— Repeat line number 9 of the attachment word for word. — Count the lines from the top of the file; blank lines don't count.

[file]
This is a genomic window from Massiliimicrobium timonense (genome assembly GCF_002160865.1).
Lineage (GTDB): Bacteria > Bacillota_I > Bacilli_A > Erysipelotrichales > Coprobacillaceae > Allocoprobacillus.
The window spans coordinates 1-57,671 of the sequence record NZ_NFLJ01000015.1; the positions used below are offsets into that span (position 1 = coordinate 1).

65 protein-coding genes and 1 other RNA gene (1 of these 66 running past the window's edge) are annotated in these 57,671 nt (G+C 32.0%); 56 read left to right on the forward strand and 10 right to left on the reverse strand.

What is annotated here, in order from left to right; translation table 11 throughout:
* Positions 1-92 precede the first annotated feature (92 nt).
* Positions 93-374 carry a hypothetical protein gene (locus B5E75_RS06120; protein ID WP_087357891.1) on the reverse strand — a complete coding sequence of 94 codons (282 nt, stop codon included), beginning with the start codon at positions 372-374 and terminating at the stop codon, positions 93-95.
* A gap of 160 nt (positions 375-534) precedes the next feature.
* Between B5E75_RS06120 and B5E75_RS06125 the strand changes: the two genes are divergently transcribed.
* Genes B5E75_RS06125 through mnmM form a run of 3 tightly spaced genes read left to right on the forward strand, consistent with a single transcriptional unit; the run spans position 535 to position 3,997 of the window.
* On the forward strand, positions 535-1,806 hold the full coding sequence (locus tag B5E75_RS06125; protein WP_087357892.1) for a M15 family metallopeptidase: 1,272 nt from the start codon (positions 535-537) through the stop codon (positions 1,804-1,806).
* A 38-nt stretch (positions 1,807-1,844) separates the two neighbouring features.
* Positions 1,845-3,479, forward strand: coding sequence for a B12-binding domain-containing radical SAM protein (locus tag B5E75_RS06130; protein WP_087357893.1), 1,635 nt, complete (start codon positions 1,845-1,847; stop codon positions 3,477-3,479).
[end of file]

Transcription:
* Between B5E75_RS06120 and B5E75_RS06125 the strand changes: the two genes are divergently transcribed.